King and pawn versus king endgame

Image description

King and pawn versus king, 8592 games, download pgn file

From Wikipedia, the free encyclopedia

The chess endgame with a king and a pawn versus a king is one of the most important and fundamental endgames, other than the basic checkmates (Lasker 1915). It is important to master this endgame, since most other endgames have the potential of reducing to this type of endgame via exchanges of pieces. It is important to be able to tell quickly whether a given position is a win or a draw, and to know the technique for playing it. The crux of this endgame is whether or not the pawn can be promoted (or queened), so checkmate can be forced.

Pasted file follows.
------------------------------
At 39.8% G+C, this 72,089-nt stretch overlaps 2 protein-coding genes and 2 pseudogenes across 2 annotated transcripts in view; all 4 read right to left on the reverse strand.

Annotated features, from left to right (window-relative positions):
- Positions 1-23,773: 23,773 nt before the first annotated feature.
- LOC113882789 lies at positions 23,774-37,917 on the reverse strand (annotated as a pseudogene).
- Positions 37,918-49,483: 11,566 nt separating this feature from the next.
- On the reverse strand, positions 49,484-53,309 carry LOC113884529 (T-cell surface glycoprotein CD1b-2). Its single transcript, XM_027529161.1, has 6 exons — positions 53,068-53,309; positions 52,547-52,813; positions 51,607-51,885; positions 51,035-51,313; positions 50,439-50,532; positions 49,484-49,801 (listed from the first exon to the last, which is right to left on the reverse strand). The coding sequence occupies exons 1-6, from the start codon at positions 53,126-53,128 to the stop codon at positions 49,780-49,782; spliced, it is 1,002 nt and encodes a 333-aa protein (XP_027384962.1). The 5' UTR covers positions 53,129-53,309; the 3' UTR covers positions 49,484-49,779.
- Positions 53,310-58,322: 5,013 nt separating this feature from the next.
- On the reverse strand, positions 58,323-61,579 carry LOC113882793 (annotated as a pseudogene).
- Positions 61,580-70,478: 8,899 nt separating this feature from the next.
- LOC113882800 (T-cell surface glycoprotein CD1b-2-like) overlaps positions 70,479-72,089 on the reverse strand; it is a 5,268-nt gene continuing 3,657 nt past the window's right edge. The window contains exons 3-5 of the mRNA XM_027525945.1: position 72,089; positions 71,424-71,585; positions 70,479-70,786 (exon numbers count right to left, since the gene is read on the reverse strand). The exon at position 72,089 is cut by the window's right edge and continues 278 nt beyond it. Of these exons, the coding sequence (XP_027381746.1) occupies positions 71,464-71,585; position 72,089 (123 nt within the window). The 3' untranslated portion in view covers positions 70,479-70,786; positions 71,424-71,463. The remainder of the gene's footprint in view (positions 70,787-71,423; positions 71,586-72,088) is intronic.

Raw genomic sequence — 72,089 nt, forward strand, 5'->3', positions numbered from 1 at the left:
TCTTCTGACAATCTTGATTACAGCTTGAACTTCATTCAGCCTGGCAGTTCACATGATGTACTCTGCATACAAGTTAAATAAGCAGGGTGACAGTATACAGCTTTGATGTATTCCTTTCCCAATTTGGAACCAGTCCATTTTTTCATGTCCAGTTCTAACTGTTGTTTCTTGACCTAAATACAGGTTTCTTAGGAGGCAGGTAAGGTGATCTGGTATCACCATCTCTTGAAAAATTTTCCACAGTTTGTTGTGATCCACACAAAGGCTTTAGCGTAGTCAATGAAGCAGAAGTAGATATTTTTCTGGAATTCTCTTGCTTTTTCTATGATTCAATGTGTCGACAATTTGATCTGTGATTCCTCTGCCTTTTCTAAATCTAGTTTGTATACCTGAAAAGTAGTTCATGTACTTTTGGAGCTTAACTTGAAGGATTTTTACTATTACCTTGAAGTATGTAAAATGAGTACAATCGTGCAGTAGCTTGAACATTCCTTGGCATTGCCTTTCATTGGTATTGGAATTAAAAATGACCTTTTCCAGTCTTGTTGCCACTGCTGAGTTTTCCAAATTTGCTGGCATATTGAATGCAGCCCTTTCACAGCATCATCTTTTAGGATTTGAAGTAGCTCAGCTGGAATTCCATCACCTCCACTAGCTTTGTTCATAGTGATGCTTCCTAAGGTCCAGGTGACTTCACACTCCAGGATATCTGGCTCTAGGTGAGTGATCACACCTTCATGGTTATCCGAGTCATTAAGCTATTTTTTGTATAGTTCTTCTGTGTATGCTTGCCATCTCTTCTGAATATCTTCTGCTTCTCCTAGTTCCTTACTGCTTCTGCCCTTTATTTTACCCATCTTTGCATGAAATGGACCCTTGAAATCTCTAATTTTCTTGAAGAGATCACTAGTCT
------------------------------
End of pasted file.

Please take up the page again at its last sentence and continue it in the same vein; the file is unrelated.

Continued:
Image description The first thing to realize is that the pawn may be able to queen unassisted by his king, simply by advancing to the queening square before the opposing king can capture or block the pawn. The rule of the square is useful in determining whether the pawn can queen unassisted, or whether the king can stop the pawn. In this position, the pawn is on the fifth square from the queening square (counting the queening square itself). A square of five by five squares with the queening square in one corner and the pawn in an adjacent corner can be imagined. (Often, the easiest method of constructing the square is to draw a diagonal mentally from the pawn to the last rank; this is the diagonal of the square). If the black king can move into this square, he can stop the pawn, otherwise the pawn wins the race. In this position, if it is Black's move, he can move to b4 and enter the square, therefore he can stop the pawn. If it is White's move, the pawn advances, the square shrinks to four by four, and the king cannot move into the square, so the pawn queens (Müller & Lamprecht 2007:15). See Wikibooks - Chess/The Endgame for further discussion on the rule of the square.